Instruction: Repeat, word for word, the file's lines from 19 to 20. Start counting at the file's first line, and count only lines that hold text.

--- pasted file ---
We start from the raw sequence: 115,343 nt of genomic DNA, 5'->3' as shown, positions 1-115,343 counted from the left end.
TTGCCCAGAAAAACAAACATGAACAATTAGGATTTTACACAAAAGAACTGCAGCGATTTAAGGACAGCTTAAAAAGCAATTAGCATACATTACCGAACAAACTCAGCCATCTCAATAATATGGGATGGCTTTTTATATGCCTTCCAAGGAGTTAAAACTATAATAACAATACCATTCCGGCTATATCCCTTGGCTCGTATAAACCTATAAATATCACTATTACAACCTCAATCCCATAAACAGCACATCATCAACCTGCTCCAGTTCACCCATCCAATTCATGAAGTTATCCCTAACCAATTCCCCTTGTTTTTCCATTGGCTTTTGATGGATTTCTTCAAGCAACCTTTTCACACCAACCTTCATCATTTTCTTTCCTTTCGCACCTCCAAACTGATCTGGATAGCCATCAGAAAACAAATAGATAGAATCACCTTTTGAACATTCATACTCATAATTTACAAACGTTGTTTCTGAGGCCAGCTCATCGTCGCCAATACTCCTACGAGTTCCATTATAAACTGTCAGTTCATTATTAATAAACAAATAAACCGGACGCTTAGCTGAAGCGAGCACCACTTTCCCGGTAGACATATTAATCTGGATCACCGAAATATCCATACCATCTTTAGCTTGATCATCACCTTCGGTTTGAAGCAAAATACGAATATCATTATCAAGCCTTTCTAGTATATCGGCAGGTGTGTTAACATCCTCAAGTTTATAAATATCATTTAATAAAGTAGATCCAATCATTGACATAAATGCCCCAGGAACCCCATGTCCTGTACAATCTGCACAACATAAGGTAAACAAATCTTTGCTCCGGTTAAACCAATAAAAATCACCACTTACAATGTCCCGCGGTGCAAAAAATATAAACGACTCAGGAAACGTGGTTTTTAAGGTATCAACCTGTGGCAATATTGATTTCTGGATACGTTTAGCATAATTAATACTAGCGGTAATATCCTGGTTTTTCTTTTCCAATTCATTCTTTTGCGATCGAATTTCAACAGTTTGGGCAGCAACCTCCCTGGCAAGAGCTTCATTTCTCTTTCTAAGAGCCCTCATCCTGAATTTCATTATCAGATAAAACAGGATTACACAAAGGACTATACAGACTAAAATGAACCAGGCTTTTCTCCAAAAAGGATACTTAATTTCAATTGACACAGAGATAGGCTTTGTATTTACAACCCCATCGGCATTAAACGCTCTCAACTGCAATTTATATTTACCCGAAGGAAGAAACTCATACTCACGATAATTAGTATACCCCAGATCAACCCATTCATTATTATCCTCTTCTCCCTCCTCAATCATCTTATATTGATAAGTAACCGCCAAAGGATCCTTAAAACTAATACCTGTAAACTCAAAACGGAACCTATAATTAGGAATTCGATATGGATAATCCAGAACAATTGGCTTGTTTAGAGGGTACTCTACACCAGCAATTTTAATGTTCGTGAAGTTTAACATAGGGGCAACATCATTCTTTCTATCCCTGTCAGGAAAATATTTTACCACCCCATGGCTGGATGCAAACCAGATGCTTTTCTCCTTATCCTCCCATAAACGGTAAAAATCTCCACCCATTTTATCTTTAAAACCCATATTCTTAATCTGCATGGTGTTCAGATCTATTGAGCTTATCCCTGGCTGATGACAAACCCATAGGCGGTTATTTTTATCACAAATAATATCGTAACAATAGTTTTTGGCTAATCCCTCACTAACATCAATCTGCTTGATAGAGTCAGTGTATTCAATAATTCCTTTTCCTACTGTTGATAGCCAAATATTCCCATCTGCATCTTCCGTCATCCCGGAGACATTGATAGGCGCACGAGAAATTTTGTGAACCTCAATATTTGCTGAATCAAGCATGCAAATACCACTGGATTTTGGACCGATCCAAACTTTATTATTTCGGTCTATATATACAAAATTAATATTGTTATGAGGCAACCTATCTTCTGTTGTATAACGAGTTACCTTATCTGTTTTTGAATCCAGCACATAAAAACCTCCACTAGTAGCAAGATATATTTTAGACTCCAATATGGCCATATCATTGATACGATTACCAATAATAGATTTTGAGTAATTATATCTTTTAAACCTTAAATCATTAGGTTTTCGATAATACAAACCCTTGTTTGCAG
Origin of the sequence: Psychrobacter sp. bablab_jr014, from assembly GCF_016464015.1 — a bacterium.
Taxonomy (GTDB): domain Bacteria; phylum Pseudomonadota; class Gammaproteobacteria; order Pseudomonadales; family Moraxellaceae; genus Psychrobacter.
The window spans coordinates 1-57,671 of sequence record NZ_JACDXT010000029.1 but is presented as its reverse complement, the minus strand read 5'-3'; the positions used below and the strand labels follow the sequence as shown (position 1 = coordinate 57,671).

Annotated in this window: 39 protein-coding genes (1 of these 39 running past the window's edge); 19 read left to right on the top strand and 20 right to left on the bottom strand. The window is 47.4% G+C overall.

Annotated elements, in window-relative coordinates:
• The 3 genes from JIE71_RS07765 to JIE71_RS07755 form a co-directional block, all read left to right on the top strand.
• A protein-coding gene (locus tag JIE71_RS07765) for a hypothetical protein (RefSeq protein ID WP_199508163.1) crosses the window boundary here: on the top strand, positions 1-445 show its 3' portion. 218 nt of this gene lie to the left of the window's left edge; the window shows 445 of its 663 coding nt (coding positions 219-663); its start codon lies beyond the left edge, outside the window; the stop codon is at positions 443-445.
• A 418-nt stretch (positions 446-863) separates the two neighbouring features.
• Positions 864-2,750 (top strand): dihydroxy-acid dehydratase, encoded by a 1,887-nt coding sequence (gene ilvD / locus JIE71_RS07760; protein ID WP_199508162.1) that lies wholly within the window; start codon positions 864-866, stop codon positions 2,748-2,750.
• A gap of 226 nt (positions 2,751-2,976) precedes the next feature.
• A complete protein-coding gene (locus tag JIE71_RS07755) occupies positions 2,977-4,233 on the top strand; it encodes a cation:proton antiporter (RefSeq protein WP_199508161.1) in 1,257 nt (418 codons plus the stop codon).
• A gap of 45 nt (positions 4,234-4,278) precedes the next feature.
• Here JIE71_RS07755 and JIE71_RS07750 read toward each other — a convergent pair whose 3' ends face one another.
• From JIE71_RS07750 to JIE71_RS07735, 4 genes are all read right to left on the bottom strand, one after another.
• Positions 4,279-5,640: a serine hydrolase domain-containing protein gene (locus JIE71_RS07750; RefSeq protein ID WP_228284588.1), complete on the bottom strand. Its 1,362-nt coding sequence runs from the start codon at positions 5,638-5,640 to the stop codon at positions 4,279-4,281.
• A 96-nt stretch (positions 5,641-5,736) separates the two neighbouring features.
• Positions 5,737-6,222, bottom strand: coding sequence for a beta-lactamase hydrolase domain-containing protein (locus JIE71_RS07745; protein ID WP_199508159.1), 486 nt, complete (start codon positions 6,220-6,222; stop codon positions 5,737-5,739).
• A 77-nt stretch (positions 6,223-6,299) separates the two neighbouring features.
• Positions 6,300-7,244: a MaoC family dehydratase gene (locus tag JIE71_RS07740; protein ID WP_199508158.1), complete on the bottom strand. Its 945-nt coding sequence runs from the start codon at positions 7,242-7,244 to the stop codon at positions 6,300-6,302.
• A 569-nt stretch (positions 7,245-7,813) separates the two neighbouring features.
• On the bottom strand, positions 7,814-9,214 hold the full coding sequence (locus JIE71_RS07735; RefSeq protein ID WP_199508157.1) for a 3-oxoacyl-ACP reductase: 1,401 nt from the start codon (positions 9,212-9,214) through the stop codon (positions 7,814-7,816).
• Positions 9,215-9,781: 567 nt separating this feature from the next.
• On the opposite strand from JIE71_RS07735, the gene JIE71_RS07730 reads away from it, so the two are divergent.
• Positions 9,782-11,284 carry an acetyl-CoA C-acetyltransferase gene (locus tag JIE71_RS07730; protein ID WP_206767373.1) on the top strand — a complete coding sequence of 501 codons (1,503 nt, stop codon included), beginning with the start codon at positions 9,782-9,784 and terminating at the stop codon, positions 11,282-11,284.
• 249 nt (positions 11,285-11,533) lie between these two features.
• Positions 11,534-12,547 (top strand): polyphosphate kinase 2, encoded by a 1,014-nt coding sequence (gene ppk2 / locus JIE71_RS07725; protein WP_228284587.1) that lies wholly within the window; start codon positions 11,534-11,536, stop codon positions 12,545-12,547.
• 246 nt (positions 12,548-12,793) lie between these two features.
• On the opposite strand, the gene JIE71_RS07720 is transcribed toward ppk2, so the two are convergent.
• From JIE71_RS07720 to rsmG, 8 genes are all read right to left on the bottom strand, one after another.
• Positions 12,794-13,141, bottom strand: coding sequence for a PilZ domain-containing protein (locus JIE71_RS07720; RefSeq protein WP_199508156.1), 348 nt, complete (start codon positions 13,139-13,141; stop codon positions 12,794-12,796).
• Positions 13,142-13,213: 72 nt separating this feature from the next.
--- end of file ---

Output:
• Positions 5,737-6,222, bottom strand: coding sequence for a beta-lactamase hydrolase domain-containing protein (locus JIE71_RS07745; protein ID WP_199508159.1), 486 nt, complete (start codon positions 6,220-6,222; stop codon positions 5,737-5,739).
• A 77-nt stretch (positions 6,223-6,299) separates the two neighbouring features.